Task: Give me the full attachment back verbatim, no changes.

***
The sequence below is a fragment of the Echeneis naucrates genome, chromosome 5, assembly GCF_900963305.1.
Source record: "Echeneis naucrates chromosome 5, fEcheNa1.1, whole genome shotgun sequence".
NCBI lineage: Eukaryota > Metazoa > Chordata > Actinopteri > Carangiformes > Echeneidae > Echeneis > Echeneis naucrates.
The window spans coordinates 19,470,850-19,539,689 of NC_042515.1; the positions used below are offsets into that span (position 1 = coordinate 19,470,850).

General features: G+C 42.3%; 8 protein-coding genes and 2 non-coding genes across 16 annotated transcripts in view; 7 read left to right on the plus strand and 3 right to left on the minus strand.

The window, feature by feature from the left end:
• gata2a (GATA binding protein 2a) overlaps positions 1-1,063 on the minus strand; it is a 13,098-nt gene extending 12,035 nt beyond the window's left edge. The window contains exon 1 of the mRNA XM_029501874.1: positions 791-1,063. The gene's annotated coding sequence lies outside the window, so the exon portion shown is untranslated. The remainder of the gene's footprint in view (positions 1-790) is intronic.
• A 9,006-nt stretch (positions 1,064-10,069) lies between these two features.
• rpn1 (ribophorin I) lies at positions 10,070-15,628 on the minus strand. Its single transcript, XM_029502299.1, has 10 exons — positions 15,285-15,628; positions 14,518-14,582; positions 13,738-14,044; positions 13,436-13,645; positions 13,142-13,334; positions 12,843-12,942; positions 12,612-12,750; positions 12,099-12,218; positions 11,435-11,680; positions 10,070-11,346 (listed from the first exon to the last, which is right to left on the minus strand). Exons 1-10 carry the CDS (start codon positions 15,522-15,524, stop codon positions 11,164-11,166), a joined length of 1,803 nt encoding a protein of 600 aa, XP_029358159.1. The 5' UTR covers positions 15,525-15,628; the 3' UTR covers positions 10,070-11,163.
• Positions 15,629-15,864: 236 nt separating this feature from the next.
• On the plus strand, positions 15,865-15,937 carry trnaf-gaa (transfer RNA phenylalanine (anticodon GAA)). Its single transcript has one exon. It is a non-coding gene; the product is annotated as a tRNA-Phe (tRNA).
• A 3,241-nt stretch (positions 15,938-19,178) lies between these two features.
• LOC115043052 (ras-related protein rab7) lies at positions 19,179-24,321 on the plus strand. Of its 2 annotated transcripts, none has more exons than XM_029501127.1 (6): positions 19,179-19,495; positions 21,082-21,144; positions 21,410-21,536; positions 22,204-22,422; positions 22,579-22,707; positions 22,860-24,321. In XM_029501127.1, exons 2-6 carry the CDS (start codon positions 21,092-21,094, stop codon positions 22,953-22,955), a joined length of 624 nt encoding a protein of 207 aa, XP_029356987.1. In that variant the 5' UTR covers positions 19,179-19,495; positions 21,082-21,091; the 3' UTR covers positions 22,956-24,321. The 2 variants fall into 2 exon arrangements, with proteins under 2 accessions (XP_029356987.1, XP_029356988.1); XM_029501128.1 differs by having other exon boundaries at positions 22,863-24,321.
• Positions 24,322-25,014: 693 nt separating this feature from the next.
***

The sequence below is a fragment of the Echeneis naucrates genome, chromosome 5, assembly GCF_900963305.1.
Source record: "Echeneis naucrates chromosome 5, fEcheNa1.1, whole genome shotgun sequence".
NCBI lineage: Eukaryota > Metazoa > Chordata > Actinopteri > Carangiformes > Echeneidae > Echeneis > Echeneis naucrates.
The window spans coordinates 19,470,850-19,539,689 of NC_042515.1; the positions used below are offsets into that span (position 1 = coordinate 19,470,850).

General features: G+C 42.3%; 8 protein-coding genes and 2 non-coding genes across 16 annotated transcripts in view; 7 read left to right on the plus strand and 3 right to left on the minus strand.

The window, feature by feature from the left end:
• gata2a (GATA binding protein 2a) overlaps positions 1-1,063 on the minus strand; it is a 13,098-nt gene extending 12,035 nt beyond the window's left edge. The window contains exon 1 of the mRNA XM_029501874.1: positions 791-1,063. The gene's annotated coding sequence lies outside the window, so the exon portion shown is untranslated. The remainder of the gene's footprint in view (positions 1-790) is intronic.
• A 9,006-nt stretch (positions 1,064-10,069) lies between these two features.
• rpn1 (ribophorin I) lies at positions 10,070-15,628 on the minus strand. Its single transcript, XM_029502299.1, has 10 exons — positions 15,285-15,628; positions 14,518-14,582; positions 13,738-14,044; positions 13,436-13,645; positions 13,142-13,334; positions 12,843-12,942; positions 12,612-12,750; positions 12,099-12,218; positions 11,435-11,680; positions 10,070-11,346 (listed from the first exon to the last, which is right to left on the minus strand). Exons 1-10 carry the CDS (start codon positions 15,522-15,524, stop codon positions 11,164-11,166), a joined length of 1,803 nt encoding a protein of 600 aa, XP_029358159.1. The 5' UTR covers positions 15,525-15,628; the 3' UTR covers positions 10,070-11,163.
• Positions 15,629-15,864: 236 nt separating this feature from the next.
• On the plus strand, positions 15,865-15,937 carry trnaf-gaa (transfer RNA phenylalanine (anticodon GAA)). Its single transcript has one exon. It is a non-coding gene; the product is annotated as a tRNA-Phe (tRNA).
• A 3,241-nt stretch (positions 15,938-19,178) lies between these two features.
• LOC115043052 (ras-related protein rab7) lies at positions 19,179-24,321 on the plus strand. Of its 2 annotated transcripts, none has more exons than XM_029501127.1 (6): positions 19,179-19,495; positions 21,082-21,144; positions 21,410-21,536; positions 22,204-22,422; positions 22,579-22,707; positions 22,860-24,321. In XM_029501127.1, exons 2-6 carry the CDS (start codon positions 21,092-21,094, stop codon positions 22,953-22,955), a joined length of 624 nt encoding a protein of 207 aa, XP_029356987.1. In that variant the 5' UTR covers positions 19,179-19,495; positions 21,082-21,091; the 3' UTR covers positions 22,956-24,321. The 2 variants fall into 2 exon arrangements, with proteins under 2 accessions (XP_029356987.1, XP_029356988.1); XM_029501128.1 differs by having other exon boundaries at positions 22,863-24,321.
• Positions 24,322-25,014: 693 nt separating this feature from the next.